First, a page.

Confidence: The confidence index, which reflects expectations for the economy six months out, strengthened to 52.3 from 51.7 in February. “The failure of Washington to pass a new farm bill continues to weigh on the rural mainstreet outlook,” Goss says.

Additionally, weather concerns remain an issue. David Callies, CEO of Miner County Bank in Howard, SD, reports, “Continued drought (is) still the biggest concern.”

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Home and retail sales: For a second straight month, the homes sales index (HSI) took a large positive jump. March HSI soared to 69.2 from February’s 65.0, while the March retail-sales index advanced to 51.6 from 46.6 in February and January’s 44.5. “Rural mainstreet consumers remain very cautious in terms of their retail purchases,” Goss says.

State-by-state outlook

Each month, community bank presidents and CEOs in nonurban, agriculturally and energy-dependent portions of a 10-state area are surveyed regarding current economic conditions in their communities and their projected economic outlooks six months down the road. Bankers from Colorado, Illinois, Iowa, Kansas, Minnesota, Missouri, Nebraska, North Dakota, South Dakota and Wyoming are included.

This survey represents an early snapshot of the economy of rural, agriculturally and energy-dependent portions of the nation. RMI is a unique index covering 10 regional states, focusing on 200 rural communities with an average population of 1,300. It gives the most current real-time analysis of the rural economy.

Colorado: For a sixth straight month, Colorado’s RMI moved above 50.0, rocketing to 75.2 in March from February’s 61.1. The FRI and ranchland price index (RPI) expanded to 71.2 from February’s 70.2. Colorado’s NHI for March expanded to 67.8 from 54.6 in February.

Illinois: RMI in March remained above growth neutral for the sixth consecutive month, but declined to 56.9 from February’s 61.4. FPI declined to 68.1 from February’s 71.2, and NHI increased to 57.1 from last month’s 55.3. In contrast, Jim Eckert, president of Anchor State Bank in Anchor, says, “Area small towns are in decline and small businesses are not doing well. Reduction of hours at rural post offices has affected the ability to do business and caused additional declines in customer traffic.”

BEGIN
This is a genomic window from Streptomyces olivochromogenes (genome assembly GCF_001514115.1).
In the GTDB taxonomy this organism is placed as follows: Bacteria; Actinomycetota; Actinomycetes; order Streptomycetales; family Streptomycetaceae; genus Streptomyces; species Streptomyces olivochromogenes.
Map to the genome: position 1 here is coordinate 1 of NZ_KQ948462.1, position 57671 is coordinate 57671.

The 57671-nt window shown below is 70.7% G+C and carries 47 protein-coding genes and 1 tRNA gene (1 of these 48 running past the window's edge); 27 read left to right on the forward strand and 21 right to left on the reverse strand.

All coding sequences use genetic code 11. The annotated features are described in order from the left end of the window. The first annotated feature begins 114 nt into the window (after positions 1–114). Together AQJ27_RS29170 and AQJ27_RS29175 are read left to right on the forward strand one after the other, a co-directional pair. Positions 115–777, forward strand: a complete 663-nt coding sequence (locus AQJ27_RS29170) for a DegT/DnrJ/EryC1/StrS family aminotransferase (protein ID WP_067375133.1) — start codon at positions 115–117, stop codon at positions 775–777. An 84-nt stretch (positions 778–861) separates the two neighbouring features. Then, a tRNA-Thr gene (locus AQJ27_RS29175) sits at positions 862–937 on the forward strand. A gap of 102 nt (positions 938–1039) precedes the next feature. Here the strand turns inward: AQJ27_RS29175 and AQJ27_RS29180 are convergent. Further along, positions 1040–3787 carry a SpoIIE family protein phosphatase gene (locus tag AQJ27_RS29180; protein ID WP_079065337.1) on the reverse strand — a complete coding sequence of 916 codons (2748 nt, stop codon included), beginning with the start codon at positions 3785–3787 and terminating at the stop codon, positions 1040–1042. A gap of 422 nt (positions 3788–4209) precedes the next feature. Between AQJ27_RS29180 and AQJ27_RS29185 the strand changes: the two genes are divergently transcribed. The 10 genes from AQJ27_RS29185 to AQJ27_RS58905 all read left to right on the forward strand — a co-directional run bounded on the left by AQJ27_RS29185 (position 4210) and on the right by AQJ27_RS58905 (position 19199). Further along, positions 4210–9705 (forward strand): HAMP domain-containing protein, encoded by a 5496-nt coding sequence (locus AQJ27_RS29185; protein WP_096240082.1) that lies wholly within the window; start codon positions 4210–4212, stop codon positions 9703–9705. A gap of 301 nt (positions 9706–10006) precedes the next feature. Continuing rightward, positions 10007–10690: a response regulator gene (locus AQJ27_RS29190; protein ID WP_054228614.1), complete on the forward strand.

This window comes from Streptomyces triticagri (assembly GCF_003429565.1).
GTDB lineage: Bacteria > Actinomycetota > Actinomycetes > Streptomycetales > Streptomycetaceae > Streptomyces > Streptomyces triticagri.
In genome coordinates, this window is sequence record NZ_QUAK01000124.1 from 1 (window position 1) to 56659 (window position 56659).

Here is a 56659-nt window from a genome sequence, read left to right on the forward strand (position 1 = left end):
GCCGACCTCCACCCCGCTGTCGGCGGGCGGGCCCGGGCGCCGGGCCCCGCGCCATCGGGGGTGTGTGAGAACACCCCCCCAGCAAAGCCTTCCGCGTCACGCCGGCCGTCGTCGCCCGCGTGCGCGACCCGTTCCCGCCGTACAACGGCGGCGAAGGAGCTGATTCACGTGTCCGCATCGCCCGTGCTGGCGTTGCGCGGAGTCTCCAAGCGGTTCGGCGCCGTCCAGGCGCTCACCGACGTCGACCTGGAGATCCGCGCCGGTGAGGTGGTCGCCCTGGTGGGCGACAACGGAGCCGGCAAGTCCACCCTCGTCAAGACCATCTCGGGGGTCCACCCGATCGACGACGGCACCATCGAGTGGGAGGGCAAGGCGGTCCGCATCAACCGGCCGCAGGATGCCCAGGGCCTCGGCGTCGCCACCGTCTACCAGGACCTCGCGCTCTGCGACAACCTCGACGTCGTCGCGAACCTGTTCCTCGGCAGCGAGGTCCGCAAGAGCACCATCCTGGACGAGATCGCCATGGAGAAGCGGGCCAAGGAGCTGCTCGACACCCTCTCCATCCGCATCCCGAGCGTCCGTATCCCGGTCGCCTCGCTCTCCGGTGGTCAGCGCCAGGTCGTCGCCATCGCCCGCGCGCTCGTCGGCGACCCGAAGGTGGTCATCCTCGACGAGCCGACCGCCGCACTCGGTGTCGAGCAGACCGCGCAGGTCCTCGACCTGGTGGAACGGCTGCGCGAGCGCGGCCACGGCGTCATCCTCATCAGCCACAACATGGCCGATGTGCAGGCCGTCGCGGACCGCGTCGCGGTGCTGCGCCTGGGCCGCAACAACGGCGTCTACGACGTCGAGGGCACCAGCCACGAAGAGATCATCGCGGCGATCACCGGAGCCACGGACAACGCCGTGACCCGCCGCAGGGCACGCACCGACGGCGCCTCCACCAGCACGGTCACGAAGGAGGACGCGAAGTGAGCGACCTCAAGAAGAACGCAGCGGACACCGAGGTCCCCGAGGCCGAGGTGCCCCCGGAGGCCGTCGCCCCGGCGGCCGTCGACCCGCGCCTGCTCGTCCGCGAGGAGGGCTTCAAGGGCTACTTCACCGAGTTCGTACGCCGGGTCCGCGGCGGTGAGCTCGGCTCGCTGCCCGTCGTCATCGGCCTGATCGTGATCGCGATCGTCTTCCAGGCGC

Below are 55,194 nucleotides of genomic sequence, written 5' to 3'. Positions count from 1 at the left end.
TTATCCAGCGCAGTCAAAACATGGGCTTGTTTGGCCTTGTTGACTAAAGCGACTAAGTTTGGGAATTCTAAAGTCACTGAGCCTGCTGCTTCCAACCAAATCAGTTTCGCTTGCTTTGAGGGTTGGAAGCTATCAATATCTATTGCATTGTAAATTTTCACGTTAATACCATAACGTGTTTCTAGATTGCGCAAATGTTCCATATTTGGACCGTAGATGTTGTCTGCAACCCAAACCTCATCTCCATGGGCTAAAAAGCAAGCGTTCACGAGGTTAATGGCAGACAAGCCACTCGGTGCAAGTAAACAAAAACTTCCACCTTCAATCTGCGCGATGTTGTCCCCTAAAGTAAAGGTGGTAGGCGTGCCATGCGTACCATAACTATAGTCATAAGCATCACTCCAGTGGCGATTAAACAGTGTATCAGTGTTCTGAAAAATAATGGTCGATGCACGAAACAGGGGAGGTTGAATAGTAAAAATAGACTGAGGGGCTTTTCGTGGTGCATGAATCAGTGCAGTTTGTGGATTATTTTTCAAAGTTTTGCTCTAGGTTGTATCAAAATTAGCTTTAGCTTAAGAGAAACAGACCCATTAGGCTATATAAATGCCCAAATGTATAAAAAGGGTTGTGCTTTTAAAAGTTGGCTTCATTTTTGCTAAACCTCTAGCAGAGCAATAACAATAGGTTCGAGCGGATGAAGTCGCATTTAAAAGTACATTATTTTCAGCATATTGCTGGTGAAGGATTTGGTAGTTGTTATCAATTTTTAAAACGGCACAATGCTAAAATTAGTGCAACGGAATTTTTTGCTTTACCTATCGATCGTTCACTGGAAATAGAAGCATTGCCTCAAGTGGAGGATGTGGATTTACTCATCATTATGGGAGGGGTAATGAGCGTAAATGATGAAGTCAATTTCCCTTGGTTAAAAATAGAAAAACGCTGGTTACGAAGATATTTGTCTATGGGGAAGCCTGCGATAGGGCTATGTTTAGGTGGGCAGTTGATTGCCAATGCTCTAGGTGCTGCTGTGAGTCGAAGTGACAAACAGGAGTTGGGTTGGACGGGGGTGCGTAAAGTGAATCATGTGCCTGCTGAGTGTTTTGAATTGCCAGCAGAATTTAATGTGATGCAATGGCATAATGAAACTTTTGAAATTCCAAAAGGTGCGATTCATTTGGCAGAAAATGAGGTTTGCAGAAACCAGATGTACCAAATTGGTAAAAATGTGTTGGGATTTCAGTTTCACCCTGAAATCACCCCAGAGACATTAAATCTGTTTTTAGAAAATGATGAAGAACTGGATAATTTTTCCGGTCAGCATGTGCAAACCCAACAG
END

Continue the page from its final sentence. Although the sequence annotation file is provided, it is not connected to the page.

Iowa: March RMI moved to 65.2 from February’s 59.8, while FPI declined to 66.7 from 70.4 in February. NHI for March improved to 61.3 from February’s 54.7.

Kansas: RMI for March rose to 52.8 from 47.2 in February. FPI climbed to 69.1 from February’s 60.0, and the state’s NHI expanded to 57.8 from 47.8 in February.  

Minnesota: March RMI fell to a strong 66.8 from February’s 73.4, while FPI sank to 72.1 from February’s 83.3, and NHI fell to 59.8 from February’s 63.3.

Missouri: March RMI shrunk to 56.3 from February’s 64.5, while FPI climbed to 74.1 from February’s 67.5, and NHI soared to 61.1 from 52.8 in February.

Nebraska: After moving below growth neutral for January, Nebraska’s RMI broke above growth neutral for two straight months, with March RMI expanding to 54.9 from February’s 52.7. FPI advanced to 65.4 from 60.7 in February, and NHI increased to 58.0 from February’s weak 48.3.Bill McQuillan, president of CNB Community Bank of Greeley, says, “Our pastures were 75% moisture-deficient from our average rainfall during 2012 because of the drought. We will need at least 20 in. of rain this year before we will be able to utilize our livestock pastures.”

North Dakota: March RMI fell to 61.2 from February’s regional high of 78.9. FPI declined to a robust 79.8 from 86.4 in February, and NHI decreased to 63.4 from 75.1 in February. 

South Dakota: March RMI improved to 58.8 from February’s 54.1, while FPI fell to 62.4 from 65.0 in February, and NHI for March advanced to 58.4 from 51.1 in February.

Wyoming: March RMI declined to 52.8 from 54.1 in February, while FPI and RPI decreased to 61.8 from 64.6 in February. NHI climbed above growth neutral with a March reading of 53.9, which was up from February’s 51.9.